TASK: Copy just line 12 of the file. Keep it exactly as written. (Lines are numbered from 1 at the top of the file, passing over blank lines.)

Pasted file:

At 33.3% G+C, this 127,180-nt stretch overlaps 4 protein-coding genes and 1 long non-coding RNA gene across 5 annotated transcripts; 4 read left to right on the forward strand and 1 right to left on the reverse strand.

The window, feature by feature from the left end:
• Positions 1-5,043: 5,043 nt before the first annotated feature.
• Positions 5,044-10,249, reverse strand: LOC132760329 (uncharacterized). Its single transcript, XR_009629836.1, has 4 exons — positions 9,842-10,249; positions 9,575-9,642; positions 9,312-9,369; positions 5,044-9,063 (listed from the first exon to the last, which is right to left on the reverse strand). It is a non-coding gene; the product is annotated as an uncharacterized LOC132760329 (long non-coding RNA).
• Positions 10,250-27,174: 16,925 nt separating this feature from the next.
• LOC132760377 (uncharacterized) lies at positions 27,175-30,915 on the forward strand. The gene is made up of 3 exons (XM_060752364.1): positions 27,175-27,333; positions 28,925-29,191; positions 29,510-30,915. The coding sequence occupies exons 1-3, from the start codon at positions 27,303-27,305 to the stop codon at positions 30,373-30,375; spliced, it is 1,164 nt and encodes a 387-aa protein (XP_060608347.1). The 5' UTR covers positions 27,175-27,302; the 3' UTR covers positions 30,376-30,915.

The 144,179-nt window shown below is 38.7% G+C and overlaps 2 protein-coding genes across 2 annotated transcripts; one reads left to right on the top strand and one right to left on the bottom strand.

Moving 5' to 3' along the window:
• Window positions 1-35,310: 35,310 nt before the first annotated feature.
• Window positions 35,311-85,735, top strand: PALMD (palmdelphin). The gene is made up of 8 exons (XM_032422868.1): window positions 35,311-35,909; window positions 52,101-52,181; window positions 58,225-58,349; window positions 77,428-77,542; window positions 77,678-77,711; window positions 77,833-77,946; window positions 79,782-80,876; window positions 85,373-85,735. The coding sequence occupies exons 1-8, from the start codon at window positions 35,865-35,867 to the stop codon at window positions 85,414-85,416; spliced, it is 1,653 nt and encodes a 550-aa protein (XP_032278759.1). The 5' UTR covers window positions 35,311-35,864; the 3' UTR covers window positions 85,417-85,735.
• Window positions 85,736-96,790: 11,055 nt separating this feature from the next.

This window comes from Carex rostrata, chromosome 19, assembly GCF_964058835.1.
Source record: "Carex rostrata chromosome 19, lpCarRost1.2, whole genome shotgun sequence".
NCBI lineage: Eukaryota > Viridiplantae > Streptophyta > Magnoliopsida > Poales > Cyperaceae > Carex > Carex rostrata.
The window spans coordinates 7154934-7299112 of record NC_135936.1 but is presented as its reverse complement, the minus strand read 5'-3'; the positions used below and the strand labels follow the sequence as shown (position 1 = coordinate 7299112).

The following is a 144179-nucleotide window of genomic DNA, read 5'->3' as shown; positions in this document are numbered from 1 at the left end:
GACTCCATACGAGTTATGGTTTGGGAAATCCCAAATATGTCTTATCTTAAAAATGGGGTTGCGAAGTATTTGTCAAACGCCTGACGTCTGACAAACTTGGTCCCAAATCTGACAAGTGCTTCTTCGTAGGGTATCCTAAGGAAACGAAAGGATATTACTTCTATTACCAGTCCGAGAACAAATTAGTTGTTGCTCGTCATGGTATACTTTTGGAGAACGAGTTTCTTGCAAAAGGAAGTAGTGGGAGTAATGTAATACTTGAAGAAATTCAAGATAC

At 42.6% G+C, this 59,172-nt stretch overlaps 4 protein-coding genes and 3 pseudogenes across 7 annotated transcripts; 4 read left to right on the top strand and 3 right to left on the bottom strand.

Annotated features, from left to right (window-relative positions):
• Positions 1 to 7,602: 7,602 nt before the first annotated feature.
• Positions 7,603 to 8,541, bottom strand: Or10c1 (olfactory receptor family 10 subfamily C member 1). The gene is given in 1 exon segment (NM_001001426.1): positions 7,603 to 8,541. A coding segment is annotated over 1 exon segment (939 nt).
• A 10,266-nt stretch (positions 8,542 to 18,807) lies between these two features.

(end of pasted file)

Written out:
This window comes from Carex rostrata, chromosome 19, assembly GCF_964058835.1.